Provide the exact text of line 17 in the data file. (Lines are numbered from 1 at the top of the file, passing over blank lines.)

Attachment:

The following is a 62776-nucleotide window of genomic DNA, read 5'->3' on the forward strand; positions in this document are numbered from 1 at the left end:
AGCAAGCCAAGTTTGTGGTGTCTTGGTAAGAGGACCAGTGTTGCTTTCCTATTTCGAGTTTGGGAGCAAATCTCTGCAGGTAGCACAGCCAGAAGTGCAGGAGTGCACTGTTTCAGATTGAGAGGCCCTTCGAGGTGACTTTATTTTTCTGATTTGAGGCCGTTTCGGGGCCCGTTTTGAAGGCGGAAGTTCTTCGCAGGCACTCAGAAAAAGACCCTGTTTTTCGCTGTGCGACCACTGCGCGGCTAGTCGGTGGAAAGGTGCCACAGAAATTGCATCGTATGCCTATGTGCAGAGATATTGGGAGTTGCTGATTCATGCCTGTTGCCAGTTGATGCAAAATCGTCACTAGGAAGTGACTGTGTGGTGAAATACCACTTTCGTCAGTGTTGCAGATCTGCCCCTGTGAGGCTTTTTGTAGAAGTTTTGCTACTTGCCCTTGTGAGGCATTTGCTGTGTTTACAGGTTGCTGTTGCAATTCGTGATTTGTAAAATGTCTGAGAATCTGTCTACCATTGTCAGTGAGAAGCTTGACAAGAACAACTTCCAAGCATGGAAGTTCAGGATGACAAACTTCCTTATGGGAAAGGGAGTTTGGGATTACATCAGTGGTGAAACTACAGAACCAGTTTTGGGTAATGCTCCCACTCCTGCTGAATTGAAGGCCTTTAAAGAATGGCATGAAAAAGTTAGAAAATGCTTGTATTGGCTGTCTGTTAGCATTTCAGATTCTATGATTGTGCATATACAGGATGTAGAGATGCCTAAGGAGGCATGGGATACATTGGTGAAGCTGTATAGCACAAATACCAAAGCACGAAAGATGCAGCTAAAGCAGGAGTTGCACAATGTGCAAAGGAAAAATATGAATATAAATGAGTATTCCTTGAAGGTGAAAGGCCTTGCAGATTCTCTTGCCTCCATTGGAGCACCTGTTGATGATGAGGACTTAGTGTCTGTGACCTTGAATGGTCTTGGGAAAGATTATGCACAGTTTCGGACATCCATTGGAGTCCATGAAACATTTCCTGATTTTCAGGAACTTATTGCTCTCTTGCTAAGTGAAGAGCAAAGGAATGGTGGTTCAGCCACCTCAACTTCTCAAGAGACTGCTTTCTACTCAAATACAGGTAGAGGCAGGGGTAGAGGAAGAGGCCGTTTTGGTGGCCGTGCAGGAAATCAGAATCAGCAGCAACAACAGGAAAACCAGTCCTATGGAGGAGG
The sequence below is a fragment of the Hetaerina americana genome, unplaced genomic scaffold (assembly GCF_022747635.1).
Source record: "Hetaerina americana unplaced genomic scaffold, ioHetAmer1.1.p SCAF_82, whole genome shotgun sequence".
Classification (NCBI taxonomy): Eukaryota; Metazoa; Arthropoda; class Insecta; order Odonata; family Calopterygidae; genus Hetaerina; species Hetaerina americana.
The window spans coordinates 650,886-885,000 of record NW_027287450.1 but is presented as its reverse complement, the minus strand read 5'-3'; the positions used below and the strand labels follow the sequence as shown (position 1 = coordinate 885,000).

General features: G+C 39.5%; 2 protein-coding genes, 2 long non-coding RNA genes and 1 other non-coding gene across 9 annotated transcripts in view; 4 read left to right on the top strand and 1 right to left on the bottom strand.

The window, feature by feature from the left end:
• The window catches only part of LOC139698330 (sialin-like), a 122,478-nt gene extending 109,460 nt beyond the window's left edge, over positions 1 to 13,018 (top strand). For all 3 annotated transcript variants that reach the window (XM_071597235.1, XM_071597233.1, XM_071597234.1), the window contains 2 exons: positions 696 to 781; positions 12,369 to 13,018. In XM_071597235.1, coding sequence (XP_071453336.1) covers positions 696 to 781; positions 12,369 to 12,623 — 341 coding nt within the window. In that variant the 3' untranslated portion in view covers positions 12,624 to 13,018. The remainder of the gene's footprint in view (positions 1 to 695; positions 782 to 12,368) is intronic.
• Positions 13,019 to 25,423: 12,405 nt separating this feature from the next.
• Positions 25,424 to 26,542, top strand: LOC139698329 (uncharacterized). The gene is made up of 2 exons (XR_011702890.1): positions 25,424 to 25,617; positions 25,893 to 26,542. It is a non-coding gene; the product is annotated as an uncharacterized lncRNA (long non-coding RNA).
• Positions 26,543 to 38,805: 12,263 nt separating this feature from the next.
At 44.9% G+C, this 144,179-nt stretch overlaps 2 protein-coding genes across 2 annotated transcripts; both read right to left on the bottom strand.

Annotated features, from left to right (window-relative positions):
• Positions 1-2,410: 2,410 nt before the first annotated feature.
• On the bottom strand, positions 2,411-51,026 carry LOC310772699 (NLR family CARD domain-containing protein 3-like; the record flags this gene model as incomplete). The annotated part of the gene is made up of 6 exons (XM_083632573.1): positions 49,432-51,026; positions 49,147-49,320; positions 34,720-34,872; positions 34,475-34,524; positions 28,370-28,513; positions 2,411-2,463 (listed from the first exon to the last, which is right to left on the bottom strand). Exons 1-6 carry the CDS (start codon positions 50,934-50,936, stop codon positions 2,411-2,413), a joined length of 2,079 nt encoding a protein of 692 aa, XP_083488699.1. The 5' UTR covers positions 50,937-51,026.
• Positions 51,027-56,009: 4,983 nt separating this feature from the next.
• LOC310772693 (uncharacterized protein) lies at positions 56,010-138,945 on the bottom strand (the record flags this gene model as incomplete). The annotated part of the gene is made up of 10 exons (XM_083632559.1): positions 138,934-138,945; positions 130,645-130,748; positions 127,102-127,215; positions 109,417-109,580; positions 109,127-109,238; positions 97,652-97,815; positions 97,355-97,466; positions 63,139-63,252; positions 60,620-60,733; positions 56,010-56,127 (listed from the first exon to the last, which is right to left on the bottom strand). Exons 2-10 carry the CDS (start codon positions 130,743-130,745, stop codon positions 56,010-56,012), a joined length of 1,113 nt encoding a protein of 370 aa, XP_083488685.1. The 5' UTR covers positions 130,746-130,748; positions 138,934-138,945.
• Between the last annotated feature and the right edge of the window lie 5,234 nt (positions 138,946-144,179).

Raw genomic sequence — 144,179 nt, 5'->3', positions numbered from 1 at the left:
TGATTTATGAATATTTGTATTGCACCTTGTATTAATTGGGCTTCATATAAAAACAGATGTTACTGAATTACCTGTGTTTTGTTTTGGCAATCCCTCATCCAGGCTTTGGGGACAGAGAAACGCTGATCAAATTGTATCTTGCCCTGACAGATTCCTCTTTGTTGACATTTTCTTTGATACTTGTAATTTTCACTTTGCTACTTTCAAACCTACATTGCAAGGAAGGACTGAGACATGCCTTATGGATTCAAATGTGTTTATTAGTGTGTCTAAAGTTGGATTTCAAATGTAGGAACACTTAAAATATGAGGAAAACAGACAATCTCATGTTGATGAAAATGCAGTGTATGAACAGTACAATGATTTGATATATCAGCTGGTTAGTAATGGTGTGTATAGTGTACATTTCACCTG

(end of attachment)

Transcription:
• Positions 51,027-56,009: 4,983 nt separating this feature from the next.